Welcome to the latest entry in our Bonus Round series, wherein we tell you all about the new Android games of the day that we couldn't get to during our regular news rounds. Consider this a quick update for the dedicated gamers who can't wait for our bi-weekly roundups, and don't want to wade through a whole day's worth of news just to get their pixelated fix. Today we've got a democratic tank battle game, a strategic minimal online battler, an atom-smashing puzzler, and the most singularly terrifying thing I've ever seen on a phone screen.
WARNING: The following Android Police story contains Carly Rae Jepsen's Call Me Maybe.
Music games are great for parties with close and consenting friends who won't judge you when you completely destroy that one riff in Down on the Corner. But they do have one failing: you can't play them without all the plastic instrument accessories, making spontaneous sessions at a friend's place something of a chore.
The creators of Sony's SingStar series have found a solution that will make you say, "why didn't I think of that?" The forthcoming PlayStation 4 edition of SingStar probably won't change the karaoke game's winning formula, but it will let you install a companion app on your Android phone and use said phone like a tiny, rectangular microphone.
We all use our smartphones differently. Some people rely on them for web browsing and apps, some for texting, and many of us still resort to making calls, you know, when we have to. Even within those categories, several patterns emerge and certain habits and practices have been developed. Many of us have long since abandoned using wired headsets for calling, but a lot of people still prefer them to keeping Bluetooth headsets charged or holding a 5-inch phone against an ear.
We've all heard the story before. A brand new, very popular device rolls out to the public and everybody hurries to get their hands on it. Shortly thereafter, people start to notice some of the more serious issues that degrade the experience or even make the gadget unusable. When that device is a phone and one of those issues is audio quality during calls and recordings, people can become justifiably angry.
The winners have been selected. Check the list below to see if you won!
Do you like listening to music on the go but find that your headphones, for lack of a better word, suck? Then today is (potentially) your lucky day, because Nocs and Android Police are giving away ten pairs of Nocs NS200 earbuds (a $70 value each - find them at Amazon here), and they rock.
I'm a big fan of cutting the cord. But this time I'm not talking about cancelling your cable and moving your Judge Judy marathons online - I'm all about going wireless in the audio department. Wireless speakers, wireless streaming, and, of course, wireless portable audio.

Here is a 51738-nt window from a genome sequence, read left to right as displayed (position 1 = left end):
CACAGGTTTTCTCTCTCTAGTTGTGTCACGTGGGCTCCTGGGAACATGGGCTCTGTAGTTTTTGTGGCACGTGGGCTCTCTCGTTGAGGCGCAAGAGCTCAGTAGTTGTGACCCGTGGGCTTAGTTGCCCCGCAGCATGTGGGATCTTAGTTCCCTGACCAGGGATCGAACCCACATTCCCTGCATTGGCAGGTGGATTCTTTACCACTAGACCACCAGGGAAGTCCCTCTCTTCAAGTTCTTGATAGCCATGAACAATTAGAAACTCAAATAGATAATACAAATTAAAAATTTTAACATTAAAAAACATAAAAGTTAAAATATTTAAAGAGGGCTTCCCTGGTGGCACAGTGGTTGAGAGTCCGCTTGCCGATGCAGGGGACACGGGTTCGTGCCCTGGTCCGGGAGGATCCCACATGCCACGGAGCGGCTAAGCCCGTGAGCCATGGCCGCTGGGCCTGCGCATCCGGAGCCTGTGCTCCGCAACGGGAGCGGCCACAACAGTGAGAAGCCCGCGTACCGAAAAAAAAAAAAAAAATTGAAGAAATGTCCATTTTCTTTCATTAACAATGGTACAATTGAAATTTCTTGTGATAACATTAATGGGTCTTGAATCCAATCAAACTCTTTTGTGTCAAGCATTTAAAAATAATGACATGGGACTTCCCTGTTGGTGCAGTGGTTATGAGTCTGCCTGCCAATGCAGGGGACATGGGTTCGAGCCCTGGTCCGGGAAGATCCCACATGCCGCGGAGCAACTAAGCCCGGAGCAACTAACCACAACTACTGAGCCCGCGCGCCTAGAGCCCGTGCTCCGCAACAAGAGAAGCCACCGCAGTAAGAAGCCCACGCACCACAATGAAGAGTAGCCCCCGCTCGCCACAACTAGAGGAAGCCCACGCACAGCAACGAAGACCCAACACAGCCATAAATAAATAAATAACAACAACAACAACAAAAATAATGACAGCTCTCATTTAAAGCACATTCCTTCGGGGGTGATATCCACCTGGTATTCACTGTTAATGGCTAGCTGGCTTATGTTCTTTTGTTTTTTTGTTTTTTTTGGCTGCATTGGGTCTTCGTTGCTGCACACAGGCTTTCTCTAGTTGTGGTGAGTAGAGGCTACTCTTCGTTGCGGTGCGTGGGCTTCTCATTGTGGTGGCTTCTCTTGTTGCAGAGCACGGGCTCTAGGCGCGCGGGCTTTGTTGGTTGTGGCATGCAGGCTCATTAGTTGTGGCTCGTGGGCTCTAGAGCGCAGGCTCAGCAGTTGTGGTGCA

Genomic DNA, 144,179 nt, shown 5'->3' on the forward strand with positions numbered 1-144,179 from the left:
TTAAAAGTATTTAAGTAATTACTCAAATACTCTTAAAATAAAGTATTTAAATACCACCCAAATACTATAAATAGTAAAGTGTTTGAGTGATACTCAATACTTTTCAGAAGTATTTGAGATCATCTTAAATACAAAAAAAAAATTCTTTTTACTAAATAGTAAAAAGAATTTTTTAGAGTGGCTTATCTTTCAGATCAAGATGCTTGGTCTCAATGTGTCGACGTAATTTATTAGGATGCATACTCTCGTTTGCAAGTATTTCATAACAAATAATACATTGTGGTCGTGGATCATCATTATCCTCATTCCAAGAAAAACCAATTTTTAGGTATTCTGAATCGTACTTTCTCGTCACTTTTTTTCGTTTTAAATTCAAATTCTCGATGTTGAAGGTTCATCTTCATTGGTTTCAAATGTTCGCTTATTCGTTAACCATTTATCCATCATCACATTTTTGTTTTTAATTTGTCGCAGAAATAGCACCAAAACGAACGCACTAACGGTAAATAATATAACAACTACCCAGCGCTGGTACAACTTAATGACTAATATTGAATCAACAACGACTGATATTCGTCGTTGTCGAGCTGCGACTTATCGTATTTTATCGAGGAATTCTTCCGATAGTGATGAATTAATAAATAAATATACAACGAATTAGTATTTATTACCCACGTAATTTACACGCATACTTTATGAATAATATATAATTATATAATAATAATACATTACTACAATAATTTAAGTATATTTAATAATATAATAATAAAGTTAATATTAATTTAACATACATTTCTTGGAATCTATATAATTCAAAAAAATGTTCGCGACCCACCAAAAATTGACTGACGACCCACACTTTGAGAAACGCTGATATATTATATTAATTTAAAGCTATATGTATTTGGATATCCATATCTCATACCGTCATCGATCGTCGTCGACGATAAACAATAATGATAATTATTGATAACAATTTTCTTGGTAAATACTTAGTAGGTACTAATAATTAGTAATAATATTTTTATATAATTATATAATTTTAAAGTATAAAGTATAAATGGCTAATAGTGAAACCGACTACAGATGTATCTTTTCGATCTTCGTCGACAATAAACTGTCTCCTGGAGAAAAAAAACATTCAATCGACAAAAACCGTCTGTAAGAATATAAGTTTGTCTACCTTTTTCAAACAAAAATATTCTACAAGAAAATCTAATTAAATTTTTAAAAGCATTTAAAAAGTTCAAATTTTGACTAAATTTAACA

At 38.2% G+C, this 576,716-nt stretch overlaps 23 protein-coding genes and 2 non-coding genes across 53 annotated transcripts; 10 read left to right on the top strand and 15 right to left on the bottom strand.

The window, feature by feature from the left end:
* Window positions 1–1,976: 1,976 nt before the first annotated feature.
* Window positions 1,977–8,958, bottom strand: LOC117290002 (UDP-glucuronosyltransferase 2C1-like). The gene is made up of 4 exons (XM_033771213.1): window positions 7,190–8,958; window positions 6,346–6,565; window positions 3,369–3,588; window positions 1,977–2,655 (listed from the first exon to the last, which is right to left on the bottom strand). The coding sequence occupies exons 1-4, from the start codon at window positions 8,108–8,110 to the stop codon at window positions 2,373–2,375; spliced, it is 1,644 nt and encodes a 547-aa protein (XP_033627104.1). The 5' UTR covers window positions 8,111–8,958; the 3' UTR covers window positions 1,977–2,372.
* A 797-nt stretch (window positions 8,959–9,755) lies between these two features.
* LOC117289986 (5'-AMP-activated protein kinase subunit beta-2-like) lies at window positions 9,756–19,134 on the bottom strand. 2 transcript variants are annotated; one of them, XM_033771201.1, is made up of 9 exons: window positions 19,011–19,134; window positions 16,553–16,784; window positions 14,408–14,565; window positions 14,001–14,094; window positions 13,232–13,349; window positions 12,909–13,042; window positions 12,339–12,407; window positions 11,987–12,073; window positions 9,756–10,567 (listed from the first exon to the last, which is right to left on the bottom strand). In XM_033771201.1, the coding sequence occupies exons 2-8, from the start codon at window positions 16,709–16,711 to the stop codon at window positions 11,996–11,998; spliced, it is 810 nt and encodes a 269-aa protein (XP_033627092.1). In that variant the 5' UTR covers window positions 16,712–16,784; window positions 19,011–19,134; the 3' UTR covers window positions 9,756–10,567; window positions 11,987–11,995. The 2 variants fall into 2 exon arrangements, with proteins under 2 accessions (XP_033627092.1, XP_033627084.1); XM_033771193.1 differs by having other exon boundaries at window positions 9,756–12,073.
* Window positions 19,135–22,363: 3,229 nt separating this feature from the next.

My Previous Bluetooth Daily Driver - Sony HBH-IS800
Up until a few weeks ago, I was using Sony's HBH-IS800, which deserves a separate review of its own if I ever get to it.
I've been on a bit of a headphone kick lately, and have tried out a number of sets from various manufacturers. The only on-ear headphones I've tried during this time, though, have been AKG's K 830 BT's, the company's only high fidelity Bluetooth headphones. Bluetooth headphones remain a relatively young technology, and have been growing steadily as more and more computers and smartphones adopt the A2DP Bluetooth audio transmission standard.
Before seeking out a few companies to find the best Android-friendly headphones around, I had never heard of Etymotic Research. Apparently, they've been around quite a while - since 1983, actually, and were among the first companies to market in-ear headphones to consumers. They actually claim to be the inventors of in-ear headphones (or "canalphones"), though whether or not that's actually true is apparently an object of some controversy.
Anyway, the good folks at ER sent me a pair of their hf2 in-ear headphones with Android-friendly inline controls and microphone, and I have to say, these headphones rock - the sheer difference in sound quality from your standard $30-80 earbuds is mind-blowing.
This article was written by a guest writer, Mikhail Lifshits, better known as ljokerl over at head-fi.org. Mikhail is an audiophile to the bone - a single look at his forum user page will leave you wondering if there is a pair of earbuds Mikhail hasn't owned or tried yet.
Today’s smartphones are quickly absorbing the functions of other portable devices - PDAs, portable GPS units, and standalone MIDs are a thing of the past - and conventional MP3 players may be next on the cutting block.